The UN called Wednesday for a moratorium on artificial intelligence systems like facial recognition technology that threaten human rights until “guardrails” are in place against violations. UN High Commissioner for Human Rights Michelle Bachelet warned that “AI technologies can have negative, even catastrophic effects if they are used without sufficient regard to how they affect people’s human rights.”
She called for assessments of how great a risk various AI technologies pose to rights to privacy and freedom of movement and expression.
She said countries should ban or heavily regulate the ones that pose the greatest threats.
But while such assessments are underway, she said that “states should place moratoriums on the use of potentially high-risk technology.”
Presenting a fresh report on the issue, she pointed to profiling and automated decision-making technologies.
She acknowledged that “the power of AI to serve people is undeniable.”
“But so is AI’s ability to feed human rights violations at an enormous scale with virtually no visibility,” she said.
“Action is needed now to put human rights guardrails on the use of AI, for the good of all of us.”
Damage human lives
The report, which was called for by the UN Human Rights Council, looked at how countries and businesses have often hastily implemented AI technologies without properly evaluating how they work and what impact they will have.
The report found that AI systems are used to determine who has access to public services, job recruitment and impact what information people see and can share online, Bachelet said.
Faulty AI tools have led to people being unfairly denied social security benefits, while innocent people have been arrested due to flawed facial recognition.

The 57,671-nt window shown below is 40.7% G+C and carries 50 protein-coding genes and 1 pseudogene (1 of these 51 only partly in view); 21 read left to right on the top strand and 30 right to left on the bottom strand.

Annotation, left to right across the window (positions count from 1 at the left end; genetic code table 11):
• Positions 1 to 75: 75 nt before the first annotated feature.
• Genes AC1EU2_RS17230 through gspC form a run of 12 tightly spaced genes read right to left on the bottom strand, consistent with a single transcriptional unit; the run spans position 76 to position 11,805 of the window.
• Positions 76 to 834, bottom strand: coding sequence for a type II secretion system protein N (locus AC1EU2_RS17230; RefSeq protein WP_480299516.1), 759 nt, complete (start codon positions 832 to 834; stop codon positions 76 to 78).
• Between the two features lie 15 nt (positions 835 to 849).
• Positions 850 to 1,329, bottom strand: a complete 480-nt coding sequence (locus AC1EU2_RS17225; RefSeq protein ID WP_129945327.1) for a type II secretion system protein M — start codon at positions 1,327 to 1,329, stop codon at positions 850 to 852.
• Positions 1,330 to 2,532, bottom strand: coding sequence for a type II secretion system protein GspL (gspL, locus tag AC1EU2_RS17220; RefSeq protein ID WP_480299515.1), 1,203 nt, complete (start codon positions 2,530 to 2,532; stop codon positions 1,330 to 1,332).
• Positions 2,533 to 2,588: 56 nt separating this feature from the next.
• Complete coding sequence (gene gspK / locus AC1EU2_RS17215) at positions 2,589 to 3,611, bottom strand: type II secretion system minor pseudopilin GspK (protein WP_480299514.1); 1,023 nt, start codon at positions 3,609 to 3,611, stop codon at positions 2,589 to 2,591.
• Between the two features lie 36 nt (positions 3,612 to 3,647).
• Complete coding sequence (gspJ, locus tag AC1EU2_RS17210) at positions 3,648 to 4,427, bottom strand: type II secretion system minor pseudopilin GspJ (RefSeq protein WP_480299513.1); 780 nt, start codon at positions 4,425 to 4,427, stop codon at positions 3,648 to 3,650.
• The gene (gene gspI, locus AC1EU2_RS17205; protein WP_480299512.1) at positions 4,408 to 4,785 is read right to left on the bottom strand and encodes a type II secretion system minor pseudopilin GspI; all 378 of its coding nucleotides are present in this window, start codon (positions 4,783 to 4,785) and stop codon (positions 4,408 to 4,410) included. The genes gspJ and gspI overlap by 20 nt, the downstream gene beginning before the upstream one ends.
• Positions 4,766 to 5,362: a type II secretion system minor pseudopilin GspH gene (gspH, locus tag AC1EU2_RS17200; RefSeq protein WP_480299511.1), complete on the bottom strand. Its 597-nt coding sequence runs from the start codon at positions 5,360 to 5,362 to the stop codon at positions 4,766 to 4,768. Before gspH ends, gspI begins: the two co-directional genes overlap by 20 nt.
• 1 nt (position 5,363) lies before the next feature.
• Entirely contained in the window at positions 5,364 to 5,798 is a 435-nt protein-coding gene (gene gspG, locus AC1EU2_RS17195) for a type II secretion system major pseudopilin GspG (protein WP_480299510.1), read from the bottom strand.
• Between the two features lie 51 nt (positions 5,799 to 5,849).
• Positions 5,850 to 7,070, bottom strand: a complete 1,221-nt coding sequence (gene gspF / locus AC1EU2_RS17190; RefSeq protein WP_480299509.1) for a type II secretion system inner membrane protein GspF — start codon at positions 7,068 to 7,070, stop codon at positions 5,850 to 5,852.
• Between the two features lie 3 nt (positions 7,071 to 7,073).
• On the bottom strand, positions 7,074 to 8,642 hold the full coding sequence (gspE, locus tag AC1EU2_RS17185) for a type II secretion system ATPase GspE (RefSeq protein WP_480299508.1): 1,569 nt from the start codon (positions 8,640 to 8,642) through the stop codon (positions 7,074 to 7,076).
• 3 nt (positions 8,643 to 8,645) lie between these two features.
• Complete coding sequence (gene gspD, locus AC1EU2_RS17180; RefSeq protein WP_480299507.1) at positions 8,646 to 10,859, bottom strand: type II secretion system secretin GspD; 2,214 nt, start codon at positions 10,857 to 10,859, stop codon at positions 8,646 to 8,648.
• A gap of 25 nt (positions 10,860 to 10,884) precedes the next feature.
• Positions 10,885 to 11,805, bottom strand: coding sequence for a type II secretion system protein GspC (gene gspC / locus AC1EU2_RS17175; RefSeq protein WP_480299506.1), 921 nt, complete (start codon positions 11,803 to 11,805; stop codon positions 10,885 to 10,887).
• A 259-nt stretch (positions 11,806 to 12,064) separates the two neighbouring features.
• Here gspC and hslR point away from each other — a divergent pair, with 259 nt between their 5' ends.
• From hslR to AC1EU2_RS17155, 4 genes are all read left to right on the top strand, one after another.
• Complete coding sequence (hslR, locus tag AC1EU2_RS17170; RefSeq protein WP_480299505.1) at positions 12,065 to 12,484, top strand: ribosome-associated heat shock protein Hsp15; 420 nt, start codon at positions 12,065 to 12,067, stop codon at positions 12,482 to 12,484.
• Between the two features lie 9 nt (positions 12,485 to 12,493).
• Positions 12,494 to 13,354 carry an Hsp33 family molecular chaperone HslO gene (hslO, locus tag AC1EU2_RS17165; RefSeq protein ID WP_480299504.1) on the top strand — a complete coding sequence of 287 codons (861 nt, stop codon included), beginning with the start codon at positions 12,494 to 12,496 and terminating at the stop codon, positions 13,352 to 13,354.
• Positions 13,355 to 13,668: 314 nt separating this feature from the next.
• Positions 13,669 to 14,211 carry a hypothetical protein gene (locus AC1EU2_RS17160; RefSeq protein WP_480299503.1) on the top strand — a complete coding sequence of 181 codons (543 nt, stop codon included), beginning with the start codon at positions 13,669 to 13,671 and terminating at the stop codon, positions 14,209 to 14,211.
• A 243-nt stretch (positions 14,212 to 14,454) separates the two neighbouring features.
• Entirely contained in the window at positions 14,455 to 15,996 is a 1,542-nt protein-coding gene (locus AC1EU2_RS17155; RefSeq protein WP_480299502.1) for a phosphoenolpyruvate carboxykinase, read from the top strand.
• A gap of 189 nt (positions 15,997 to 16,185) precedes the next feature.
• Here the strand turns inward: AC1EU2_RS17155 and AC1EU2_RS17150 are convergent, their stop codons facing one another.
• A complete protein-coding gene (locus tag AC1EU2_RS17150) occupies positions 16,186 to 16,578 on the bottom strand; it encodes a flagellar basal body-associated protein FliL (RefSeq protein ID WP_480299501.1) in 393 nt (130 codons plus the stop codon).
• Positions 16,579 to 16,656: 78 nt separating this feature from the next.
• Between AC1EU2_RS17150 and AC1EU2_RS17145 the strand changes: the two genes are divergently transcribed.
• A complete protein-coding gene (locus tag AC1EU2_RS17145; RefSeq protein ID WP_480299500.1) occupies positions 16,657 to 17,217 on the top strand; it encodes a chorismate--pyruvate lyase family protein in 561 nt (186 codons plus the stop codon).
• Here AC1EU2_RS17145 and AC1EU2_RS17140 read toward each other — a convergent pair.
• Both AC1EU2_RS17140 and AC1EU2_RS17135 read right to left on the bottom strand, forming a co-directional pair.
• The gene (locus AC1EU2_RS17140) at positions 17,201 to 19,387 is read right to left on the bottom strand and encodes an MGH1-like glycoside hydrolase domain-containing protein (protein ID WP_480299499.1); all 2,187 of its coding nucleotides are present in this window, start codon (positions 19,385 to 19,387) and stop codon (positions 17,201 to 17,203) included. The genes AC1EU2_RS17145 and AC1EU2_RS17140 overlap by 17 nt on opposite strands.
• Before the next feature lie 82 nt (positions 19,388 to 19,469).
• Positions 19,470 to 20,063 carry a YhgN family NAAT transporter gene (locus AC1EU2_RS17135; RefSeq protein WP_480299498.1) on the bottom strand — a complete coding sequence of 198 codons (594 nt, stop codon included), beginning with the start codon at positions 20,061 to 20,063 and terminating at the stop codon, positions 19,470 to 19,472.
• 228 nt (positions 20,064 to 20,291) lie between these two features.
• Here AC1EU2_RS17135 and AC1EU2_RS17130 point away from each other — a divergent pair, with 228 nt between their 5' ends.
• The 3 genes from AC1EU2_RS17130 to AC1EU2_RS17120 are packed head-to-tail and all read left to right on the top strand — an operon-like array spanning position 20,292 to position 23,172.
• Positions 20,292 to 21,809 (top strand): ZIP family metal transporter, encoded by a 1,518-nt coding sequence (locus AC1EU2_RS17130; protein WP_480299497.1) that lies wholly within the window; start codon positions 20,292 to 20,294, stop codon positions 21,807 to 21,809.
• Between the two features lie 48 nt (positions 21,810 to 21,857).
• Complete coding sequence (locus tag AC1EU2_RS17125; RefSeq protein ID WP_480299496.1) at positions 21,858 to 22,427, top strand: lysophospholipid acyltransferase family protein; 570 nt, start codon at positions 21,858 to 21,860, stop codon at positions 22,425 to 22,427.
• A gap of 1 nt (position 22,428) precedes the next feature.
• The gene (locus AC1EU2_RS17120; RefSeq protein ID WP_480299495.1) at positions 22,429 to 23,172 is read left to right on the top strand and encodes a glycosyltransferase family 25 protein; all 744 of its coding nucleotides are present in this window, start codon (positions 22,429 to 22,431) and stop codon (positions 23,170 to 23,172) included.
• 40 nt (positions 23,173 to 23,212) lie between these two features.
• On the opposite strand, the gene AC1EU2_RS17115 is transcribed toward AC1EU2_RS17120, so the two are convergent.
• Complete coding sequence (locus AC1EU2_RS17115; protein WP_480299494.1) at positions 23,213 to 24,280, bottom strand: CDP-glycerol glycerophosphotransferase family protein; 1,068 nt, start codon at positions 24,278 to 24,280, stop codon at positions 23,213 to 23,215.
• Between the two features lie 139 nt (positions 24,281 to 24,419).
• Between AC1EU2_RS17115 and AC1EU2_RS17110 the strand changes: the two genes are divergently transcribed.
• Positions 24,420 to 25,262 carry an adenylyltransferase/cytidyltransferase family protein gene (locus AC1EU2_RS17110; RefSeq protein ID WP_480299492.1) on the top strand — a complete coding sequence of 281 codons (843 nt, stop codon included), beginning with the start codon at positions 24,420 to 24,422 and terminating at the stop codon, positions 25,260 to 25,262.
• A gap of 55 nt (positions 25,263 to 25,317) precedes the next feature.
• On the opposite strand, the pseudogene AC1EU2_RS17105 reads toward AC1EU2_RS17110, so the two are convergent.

“The risk of discrimination linked to AI-driven decisions –- decisions that can change, define or damage human lives –- is all too real,” Bachelet said.
The report highlighted how AI systems rely on large data sets, with information about people collected, shared, merged, and often analyzed opaquely.
The data sets themselves can be faulty, discriminatory, or out of date and thus contribute to rights violations, it warned.
For instance, they can erroneously flag an individual as a likely terrorist.
The report raised particular concern about law enforcement’s increasing use of AI, including as forecasting tools.
When AI and algorithms use biased historical data, their profiling predictions will reflect that, for instance, by ordering increased deployments to communities already identified, rightly or wrongly, as high-crime zones.
Remote real-time facial recognition is also increasingly deployed by authorities across the globe, the report said, potentially allowing the unlimited tracking of individuals.
Such “remote biometric recognition technologies” should not be used in public spaces until authorities prove they comply with privacy and data protection standards and do not have significant accuracy or discriminatory issues, it said.
“We cannot afford to continue playing catch-up regarding AI –- allowing its use with limited or no boundaries or oversight, and dealing with the almost inevitable human rights consequences after the fact,” Bachelet said.